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Case CaptionCase No.Topics and IssuesAuthorCitation / CountyDecidedPostedWebCite
Hershberger v. Ohio State Hwy. Patrol 2017-00126-ADBreach of contract-Plaintiff, a former employee of defendant, sought recovery for health insurance premium overpayments, retroactive pay, and a ratification bonus. Plaintiff was a member of a collective bargaining unit and was required to pursue administrative remedies. As the court lacked subject matter jurisdiction, the court dismissed plaintiff's complaint and granted judgment to defendant.Reed  10/5/2017 10/5/2017 2017-Ohio-8083
Manigault v. Ohio Dept. of Rehab. & Corr. 2014-00962Assault; invasion of privacy; intrusion upon seclusion- Defendant's employees strip-searched plaintiff when she visited her boyfriend, an inmate, at a state correctional facility. Defendant's employees, based on an ongoing investigation, suspected that plaintiff might attempt to convey drugs to her boyfriend. Plaintiff consented to the search after being informed she could be banned from visitation if she did not consent. Three of defendant's employees conducted the fully-nude strip search in the facility's visitor's bathroom and found no contraband. R.C. 5120.421 authorizes strip searches of visitors at correctional facilities but requires reasonable suspicion. The magistrate determined that the evidence established reasonable suspicion for the search and that the search substantially complied with R.C. 5120.421 and defendant's policies and procedures. Thus, plaintiff's invasion of privacy claim failed. As defendant's employees did not threaten plaintiff or attempt to harm or touch her, plaintiff's assault claim also failed. The employees, who acted in the scope of their employment and not with a malicious purpose, in bad faith or in a wanton or reckless manner, were immune pursuant to R.C. 9.86. The magistrate recommended judgment for defendant and a determination that the employees were immune.Van Schoyck  9/20/2017 10/6/2017 2017-Ohio-8094
Alexander v. Ohio Dept. of Rehab. & Corr. 2017-00034False imprisonment; wrongful imprisonment - Plaintiff, an inmate in defendant's custody, asserted that the entry sentencing him to nine years in prison was void on its face because the court imposed a sentence unauthorized by law. On summary judgment, the court determined plaintiff' was lawfully confined pursuant to a valid sentencing entry. The court found no indication that plaintiff followed the procedures set forth in R.C. 2305.02 and 2743.48 for wrongful imprisonment cases. The court granted defendant's motion for summary judgment and rendered judgment in defendant's favor.McGrath  9/15/2017 10/6/2017 2017-Ohio-8099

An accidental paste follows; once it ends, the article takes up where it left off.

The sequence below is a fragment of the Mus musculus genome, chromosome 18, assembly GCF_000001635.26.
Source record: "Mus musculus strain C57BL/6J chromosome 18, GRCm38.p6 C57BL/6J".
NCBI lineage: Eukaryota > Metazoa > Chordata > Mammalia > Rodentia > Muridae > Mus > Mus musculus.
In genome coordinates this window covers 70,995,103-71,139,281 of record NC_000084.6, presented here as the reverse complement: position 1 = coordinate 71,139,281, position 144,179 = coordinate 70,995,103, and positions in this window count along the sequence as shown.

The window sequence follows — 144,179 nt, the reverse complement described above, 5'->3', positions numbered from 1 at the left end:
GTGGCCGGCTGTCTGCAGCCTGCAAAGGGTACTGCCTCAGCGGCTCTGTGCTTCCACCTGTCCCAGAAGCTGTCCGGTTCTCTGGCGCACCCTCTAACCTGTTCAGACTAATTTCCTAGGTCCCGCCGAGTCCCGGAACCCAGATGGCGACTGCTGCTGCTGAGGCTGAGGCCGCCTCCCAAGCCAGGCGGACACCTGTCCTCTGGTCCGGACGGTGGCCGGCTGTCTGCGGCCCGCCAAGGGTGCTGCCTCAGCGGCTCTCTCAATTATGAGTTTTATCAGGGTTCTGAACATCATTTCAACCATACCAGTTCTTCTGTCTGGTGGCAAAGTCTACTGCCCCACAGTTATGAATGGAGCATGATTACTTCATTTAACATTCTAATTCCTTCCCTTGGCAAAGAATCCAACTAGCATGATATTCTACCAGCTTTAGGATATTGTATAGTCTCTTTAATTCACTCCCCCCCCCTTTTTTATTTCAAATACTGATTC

Hilliard City School Dist. v. Columbus Div. of Police 2017-00450-PQCore Terms: public record; R.C. 2743.75; court of claims; R.C. 149.43(A)(2); law enforcement; investigatory work product; photographs; R.C. 149.43(A)(3); medical records. Overview: Requester sought to enforce a public records request for police department's investigatory records of an alleged sexual assault, proffering its belief that the victim's injuries were self-inflicted and therefore the investigation was not criminal in nature. The special master determined that respondent's evidence that it commenced and continued to investigate the incident as a crime established that the records pertained to a law enforcement matter of a criminal nature. R.C. 149.43(A)(2). Review in camera confirmed that all withheld records met the definition of "investigatory work product." R.C. 149.43(A)(2)(c). The special master determined that the records created by a sexual assault nurse examiner, held and used by the police department for its investigation, were not maintained by it "in the process of medical treatment," and therefore were not additionally exempt as medical records.Clark  9/12/2017 10/4/2017 2017-Ohio-8052
Baldwin v. Ohio Dept. of Transp. 2016-00156Negligence- Plaintiff sought recovery for injuries and damage to her vehicle after she collided with one of defendant's snow plows. While plaintiff's expert opined that the salt truck was moving into plaintiff's lane at the time of the collision, defendant's expert opined and a state trooper investigator concluded that plaintiff rear-ended the snow plow while both vehicles traveled in the same lane. The trooper cited plaintiff for violating the ACDA statute at the time of the accident. The magistrate concluded that, as there were two lanes for traffic, the salt truck was not blocking or impeding traffic in violation of R.C. 4511.22. The magistrate found defendant's expert more credible and that the salt truck did not suddenly appear in plaintiff's lane and was reasonably discernible. Plaintiff's negligence, in failing to maintain an assured clear distance in violation of R.C. 4511.21, was the sole proximate cause of the accident. The magistrate recommended judgment for defendant.Renick  9/8/2017 10/6/2017 2017-Ohio-8098